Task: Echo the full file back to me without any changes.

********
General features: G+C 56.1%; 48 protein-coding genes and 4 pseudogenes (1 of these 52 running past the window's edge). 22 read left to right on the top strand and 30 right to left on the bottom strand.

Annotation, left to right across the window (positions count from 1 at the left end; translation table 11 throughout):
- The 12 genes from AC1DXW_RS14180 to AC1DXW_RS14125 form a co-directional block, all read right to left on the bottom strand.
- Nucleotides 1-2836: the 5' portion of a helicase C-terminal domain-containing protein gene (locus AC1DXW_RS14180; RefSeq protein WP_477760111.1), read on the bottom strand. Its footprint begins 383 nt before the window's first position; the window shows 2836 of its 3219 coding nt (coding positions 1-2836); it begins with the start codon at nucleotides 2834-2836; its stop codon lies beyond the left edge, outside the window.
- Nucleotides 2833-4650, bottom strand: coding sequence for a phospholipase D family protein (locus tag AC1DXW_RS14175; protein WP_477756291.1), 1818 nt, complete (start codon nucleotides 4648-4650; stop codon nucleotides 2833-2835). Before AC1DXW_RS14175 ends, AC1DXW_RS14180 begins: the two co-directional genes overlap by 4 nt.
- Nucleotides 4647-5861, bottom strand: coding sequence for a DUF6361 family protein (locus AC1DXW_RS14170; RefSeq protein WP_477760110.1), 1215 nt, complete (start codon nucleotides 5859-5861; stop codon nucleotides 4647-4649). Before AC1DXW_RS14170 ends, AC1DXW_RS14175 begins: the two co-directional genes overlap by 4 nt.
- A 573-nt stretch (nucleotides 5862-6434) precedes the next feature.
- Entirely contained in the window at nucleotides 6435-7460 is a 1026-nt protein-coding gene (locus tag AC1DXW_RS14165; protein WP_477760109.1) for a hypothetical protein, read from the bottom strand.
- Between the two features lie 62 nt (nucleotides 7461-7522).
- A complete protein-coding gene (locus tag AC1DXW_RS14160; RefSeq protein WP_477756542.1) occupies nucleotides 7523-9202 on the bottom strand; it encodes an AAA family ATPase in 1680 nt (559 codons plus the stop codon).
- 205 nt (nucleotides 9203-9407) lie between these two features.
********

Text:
General features: G+C 56.1%; 48 protein-coding genes and 4 pseudogenes (1 of these 52 running past the window's edge). 22 read left to right on the top strand and 30 right to left on the bottom strand.

Annotation, left to right across the window (positions count from 1 at the left end; translation table 11 throughout):
- The 12 genes from AC1DXW_RS14180 to AC1DXW_RS14125 form a co-directional block, all read right to left on the bottom strand.
- Nucleotides 1-2836: the 5' portion of a helicase C-terminal domain-containing protein gene (locus AC1DXW_RS14180; RefSeq protein WP_477760111.1), read on the bottom strand. Its footprint begins 383 nt before the window's first position; the window shows 2836 of its 3219 coding nt (coding positions 1-2836); it begins with the start codon at nucleotides 2834-2836; its stop codon lies beyond the left edge, outside the window.
- Nucleotides 2833-4650, bottom strand: coding sequence for a phospholipase D family protein (locus tag AC1DXW_RS14175; protein WP_477756291.1), 1818 nt, complete (start codon nucleotides 4648-4650; stop codon nucleotides 2833-2835). Before AC1DXW_RS14175 ends, AC1DXW_RS14180 begins: the two co-directional genes overlap by 4 nt.
- Nucleotides 4647-5861, bottom strand: coding sequence for a DUF6361 family protein (locus AC1DXW_RS14170; RefSeq protein WP_477760110.1), 1215 nt, complete (start codon nucleotides 5859-5861; stop codon nucleotides 4647-4649). Before AC1DXW_RS14170 ends, AC1DXW_RS14175 begins: the two co-directional genes overlap by 4 nt.
- A 573-nt stretch (nucleotides 5862-6434) precedes the next feature.
- Entirely contained in the window at nucleotides 6435-7460 is a 1026-nt protein-coding gene (locus tag AC1DXW_RS14165; protein WP_477760109.1) for a hypothetical protein, read from the bottom strand.
- Between the two features lie 62 nt (nucleotides 7461-7522).
- A complete protein-coding gene (locus tag AC1DXW_RS14160; RefSeq protein WP_477756542.1) occupies nucleotides 7523-9202 on the bottom strand; it encodes an AAA family ATPase in 1680 nt (559 codons plus the stop codon).
- 205 nt (nucleotides 9203-9407) lie between these two features.